His toys are even more important than ever! Thanks for your Reply, and give your little angel a hug for me!

    • Aw! He’s growing too fast to keep up!

      You sound like phenomenal dog/puppy owners.

    • Juan says:

      we’ve always pleayd tug, you just have to make sure you win most of the time. which honestly isnt hard.even my new puppy plays tug with our older dog, and the older dog lets him win about 10% of the time.do what feels right with your dog. if he refuses to ever let you win, or gets overly aggressive, then its not a game for you guys. if he’s like our dog where they just flat out suck at it, or you can drop the toy and they know to either give it right back to you, or that the game is over and they need to give up, then its a fine game. you have to learn your dog.

  3. alyssabdh says:

    He certainly is growing fast! Thanks for the vote of confidence, we’re going to need it! Also, we just booked an in-home puppy trainer so I’ll post when we have some feedback on that experience! Cheers 🙂

  4. lidany rouse says:

    I stumbled upon your blog today while looking for cognitive dog toys, lol. I have to tell you, I truly enjoyed your article and had a good laugh while reading it (it’s all I can do these days to keep me from crying in exhaustion and frustration at the damage our lovable 6 month old Macy has done to since we brought her home). Macy, our most loyal and loving Weimaraner pup is a handful, to say the least. She requires CONSTANT supervision. To make her an even more challenging pup, she has severe separation anxiety now requiring medication. She would drool so badly while we were gone, we thought she was having seizures during our absence; we would return home to find her trembling and covered head to toe in thick, wet, slime. We thought perhaps it was urine; it was sooo much! A trip to the vet showed she would dehydrate during these episodes. A video film showed what was happening. The diagnosis was evident.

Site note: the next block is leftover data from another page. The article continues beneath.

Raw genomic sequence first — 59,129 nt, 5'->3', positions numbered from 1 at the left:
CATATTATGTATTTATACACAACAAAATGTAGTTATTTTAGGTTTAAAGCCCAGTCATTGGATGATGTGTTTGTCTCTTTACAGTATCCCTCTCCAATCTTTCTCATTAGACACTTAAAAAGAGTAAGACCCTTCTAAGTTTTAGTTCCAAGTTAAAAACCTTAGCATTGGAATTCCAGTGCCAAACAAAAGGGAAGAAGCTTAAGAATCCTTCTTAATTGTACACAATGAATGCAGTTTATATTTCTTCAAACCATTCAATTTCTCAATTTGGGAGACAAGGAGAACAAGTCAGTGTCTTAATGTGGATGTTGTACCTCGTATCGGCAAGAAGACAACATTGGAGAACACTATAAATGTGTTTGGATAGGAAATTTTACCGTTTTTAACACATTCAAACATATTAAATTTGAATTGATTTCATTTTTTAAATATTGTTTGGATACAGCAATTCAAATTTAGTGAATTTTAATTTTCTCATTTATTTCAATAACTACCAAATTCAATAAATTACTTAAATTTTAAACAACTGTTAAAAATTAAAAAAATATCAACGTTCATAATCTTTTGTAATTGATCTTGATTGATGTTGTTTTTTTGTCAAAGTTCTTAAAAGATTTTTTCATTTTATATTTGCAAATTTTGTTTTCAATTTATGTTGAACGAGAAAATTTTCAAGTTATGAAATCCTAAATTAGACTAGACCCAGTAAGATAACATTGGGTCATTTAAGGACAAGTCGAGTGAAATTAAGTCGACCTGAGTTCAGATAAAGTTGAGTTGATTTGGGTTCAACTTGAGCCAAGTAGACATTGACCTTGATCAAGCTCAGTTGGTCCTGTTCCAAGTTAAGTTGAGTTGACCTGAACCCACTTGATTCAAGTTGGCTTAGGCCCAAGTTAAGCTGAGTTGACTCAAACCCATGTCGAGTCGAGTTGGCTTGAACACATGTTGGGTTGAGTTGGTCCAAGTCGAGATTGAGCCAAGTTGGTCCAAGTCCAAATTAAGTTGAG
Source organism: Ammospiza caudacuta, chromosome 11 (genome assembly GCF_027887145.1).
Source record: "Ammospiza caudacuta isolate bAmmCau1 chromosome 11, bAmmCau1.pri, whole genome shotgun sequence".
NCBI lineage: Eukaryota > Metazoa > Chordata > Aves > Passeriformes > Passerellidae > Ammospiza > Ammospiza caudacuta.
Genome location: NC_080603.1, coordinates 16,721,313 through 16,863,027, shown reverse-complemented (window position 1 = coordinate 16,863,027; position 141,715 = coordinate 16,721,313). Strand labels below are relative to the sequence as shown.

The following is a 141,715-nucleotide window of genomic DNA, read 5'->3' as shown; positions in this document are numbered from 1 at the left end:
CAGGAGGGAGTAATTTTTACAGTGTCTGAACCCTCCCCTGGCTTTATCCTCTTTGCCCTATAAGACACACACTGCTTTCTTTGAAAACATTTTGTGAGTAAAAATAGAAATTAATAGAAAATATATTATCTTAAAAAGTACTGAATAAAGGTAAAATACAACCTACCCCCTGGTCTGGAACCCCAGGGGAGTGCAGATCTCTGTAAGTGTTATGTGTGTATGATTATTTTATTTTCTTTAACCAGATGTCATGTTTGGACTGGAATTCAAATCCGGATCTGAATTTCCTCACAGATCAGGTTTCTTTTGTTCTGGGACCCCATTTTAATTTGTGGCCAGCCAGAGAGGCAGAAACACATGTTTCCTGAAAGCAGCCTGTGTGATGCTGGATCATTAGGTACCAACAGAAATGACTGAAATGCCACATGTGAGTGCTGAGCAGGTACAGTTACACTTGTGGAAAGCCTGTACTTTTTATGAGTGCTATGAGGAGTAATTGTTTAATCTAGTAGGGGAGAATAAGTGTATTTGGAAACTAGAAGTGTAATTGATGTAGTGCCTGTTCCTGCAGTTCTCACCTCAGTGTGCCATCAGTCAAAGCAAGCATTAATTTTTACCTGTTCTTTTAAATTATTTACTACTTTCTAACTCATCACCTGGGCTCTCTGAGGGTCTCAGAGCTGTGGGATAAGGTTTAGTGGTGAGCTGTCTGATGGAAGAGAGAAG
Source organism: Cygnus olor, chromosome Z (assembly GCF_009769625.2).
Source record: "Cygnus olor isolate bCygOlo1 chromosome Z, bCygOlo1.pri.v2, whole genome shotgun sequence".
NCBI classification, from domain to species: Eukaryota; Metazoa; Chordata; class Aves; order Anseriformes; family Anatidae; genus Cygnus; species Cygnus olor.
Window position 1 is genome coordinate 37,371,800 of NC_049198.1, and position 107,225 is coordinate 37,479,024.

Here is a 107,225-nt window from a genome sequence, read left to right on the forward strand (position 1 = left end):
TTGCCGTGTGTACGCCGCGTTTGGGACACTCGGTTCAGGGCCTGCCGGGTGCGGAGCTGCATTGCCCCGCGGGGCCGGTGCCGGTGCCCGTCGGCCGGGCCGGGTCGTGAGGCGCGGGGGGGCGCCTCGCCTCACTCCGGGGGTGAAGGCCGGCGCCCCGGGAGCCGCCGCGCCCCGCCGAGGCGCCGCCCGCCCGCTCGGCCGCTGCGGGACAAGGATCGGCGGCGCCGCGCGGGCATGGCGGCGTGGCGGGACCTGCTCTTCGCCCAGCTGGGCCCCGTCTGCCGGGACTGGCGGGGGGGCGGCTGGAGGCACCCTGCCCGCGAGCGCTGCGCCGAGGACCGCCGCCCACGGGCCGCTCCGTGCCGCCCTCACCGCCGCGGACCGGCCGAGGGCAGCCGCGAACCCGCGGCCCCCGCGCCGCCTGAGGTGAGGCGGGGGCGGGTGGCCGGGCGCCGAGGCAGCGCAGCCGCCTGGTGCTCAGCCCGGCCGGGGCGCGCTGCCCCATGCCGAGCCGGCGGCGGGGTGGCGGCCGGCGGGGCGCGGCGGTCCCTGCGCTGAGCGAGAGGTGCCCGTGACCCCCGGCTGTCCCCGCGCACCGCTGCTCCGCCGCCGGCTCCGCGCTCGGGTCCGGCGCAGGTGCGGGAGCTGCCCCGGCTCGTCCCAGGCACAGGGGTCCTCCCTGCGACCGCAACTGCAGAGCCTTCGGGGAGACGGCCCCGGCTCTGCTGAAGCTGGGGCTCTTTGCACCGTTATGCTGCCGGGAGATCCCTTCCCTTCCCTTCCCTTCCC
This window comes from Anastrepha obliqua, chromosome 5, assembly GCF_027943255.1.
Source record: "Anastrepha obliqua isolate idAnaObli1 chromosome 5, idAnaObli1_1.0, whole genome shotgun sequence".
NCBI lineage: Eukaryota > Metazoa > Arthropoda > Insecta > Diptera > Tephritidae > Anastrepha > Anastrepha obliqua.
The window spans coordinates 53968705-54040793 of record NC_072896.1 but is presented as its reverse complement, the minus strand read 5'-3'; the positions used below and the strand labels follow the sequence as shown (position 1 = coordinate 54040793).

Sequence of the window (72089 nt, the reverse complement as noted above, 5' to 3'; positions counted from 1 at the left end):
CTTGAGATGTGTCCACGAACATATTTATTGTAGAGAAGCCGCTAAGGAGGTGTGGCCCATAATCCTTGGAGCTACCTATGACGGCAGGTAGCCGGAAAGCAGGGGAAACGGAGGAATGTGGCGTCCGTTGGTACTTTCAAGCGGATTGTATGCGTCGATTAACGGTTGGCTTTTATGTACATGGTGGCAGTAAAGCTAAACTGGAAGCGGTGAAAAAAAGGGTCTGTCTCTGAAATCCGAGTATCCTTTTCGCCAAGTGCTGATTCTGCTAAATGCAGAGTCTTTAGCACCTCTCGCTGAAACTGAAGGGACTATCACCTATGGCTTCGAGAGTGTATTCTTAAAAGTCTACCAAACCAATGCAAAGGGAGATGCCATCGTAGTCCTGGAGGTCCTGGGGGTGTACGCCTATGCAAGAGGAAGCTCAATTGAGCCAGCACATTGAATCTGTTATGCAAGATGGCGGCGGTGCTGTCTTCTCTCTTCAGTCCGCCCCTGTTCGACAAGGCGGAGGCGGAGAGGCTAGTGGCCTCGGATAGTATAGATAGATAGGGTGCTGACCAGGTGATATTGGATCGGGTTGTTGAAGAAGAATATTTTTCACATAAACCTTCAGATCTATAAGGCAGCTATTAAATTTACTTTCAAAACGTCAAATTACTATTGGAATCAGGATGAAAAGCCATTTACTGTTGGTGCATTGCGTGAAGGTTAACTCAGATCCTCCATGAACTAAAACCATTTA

Thank you so much for sharing your tips and your love for your pet. I found it helpful and it so made me smile. Thanks again for all the detail. We’ll be getting some of these!

    Sincerely,

    L. Rouse

  5. alyssabdh says:

    Hi Lidany,

    Oh my, your Weimaraner sounds like quite a handful! I certainly wish you much luck, patience and general sanity in your raising of her. I heard from a friend recently that also has a dog with severe separation anxiety that when she dog-sat a friend’s dog (one that did not have separation anxiety) and she crated them side-by-side somehow her dog calmed down much quicker (stopped barking before she even got to the car) and seemed to be learning from the visiting dog not to get so worked up. I thought that was an interesting idea and when I read your post I figured it couldn’t hurt to share!

    I’ve also used some Rescue Remedy for Harvey before his vet visits to calm him down (about 2 notches) since he gets way anxious in the waiting room.

    Thanks for your comment & best of luck to you!

    • Thank you for sharing. We actually have an older Weim (six years old) with the same problem. You should see what we’ve had to do to her crate to keep her safely contained as freedom does not help while we’re away; the looks of it is quite comical to us now. Behavior vet has been a huge help; I don’t know where we’d be without her guidance and help. We absolutely adore our bundle of trouble, Macy and can’t imagine our lives without her 🙂 Best wishes to you and again, thanks for sharing!